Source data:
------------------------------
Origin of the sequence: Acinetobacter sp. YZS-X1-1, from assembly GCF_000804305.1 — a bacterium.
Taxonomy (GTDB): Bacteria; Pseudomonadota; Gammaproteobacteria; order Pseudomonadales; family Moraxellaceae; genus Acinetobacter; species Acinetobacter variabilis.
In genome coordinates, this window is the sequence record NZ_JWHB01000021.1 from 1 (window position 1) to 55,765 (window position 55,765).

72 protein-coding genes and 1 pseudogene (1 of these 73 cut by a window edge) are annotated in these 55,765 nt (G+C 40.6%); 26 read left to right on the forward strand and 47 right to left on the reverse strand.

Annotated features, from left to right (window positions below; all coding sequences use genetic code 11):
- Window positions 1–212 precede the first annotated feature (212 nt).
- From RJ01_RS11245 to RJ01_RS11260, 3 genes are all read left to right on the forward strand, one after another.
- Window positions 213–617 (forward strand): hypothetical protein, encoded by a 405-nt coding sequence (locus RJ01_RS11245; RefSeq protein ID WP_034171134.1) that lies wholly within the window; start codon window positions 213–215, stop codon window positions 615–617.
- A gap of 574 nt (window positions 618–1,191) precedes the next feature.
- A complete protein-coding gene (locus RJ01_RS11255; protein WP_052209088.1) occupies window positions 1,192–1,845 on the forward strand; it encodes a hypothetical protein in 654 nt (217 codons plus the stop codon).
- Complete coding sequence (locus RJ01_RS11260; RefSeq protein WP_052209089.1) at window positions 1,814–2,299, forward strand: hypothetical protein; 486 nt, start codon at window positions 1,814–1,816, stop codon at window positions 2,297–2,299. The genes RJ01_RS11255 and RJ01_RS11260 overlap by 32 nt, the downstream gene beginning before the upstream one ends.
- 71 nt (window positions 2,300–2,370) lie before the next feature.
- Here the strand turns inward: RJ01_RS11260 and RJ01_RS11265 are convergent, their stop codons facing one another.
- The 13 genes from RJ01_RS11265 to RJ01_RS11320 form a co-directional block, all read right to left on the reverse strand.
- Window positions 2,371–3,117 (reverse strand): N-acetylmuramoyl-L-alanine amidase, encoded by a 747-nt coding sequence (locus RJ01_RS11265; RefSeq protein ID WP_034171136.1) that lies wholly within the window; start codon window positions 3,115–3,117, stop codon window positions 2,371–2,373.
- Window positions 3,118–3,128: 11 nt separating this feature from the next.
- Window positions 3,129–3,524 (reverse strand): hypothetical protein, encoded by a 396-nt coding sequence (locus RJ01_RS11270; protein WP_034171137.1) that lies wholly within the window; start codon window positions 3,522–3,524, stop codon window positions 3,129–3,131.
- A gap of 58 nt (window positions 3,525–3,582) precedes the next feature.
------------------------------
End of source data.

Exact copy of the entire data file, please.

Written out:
Origin of the sequence: Acinetobacter sp. YZS-X1-1, from assembly GCF_000804305.1 — a bacterium.
Taxonomy (GTDB): Bacteria; Pseudomonadota; Gammaproteobacteria; order Pseudomonadales; family Moraxellaceae; genus Acinetobacter; species Acinetobacter variabilis.
In genome coordinates, this window is the sequence record NZ_JWHB01000021.1 from 1 (window position 1) to 55,765 (window position 55,765).

72 protein-coding genes and 1 pseudogene (1 of these 73 cut by a window edge) are annotated in these 55,765 nt (G+C 40.6%); 26 read left to right on the forward strand and 47 right to left on the reverse strand.

Annotated features, from left to right (window positions below; all coding sequences use genetic code 11):
- Window positions 1–212 precede the first annotated feature (212 nt).
- From RJ01_RS11245 to RJ01_RS11260, 3 genes are all read left to right on the forward strand, one after another.
- Window positions 213–617 (forward strand): hypothetical protein, encoded by a 405-nt coding sequence (locus RJ01_RS11245; RefSeq protein ID WP_034171134.1) that lies wholly within the window; start codon window positions 213–215, stop codon window positions 615–617.
- A gap of 574 nt (window positions 618–1,191) precedes the next feature.
- A complete protein-coding gene (locus RJ01_RS11255; protein WP_052209088.1) occupies window positions 1,192–1,845 on the forward strand; it encodes a hypothetical protein in 654 nt (217 codons plus the stop codon).
- Complete coding sequence (locus RJ01_RS11260; RefSeq protein WP_052209089.1) at window positions 1,814–2,299, forward strand: hypothetical protein; 486 nt, start codon at window positions 1,814–1,816, stop codon at window positions 2,297–2,299. The genes RJ01_RS11255 and RJ01_RS11260 overlap by 32 nt, the downstream gene beginning before the upstream one ends.
- 71 nt (window positions 2,300–2,370) lie before the next feature.
- Here the strand turns inward: RJ01_RS11260 and RJ01_RS11265 are convergent, their stop codons facing one another.
- The 13 genes from RJ01_RS11265 to RJ01_RS11320 form a co-directional block, all read right to left on the reverse strand.
- Window positions 2,371–3,117 (reverse strand): N-acetylmuramoyl-L-alanine amidase, encoded by a 747-nt coding sequence (locus RJ01_RS11265; RefSeq protein ID WP_034171136.1) that lies wholly within the window; start codon window positions 3,115–3,117, stop codon window positions 2,371–2,373.
- Window positions 3,118–3,128: 11 nt separating this feature from the next.
- Window positions 3,129–3,524 (reverse strand): hypothetical protein, encoded by a 396-nt coding sequence (locus RJ01_RS11270; protein WP_034171137.1) that lies wholly within the window; start codon window positions 3,522–3,524, stop codon window positions 3,129–3,131.
- A gap of 58 nt (window positions 3,525–3,582) precedes the next feature.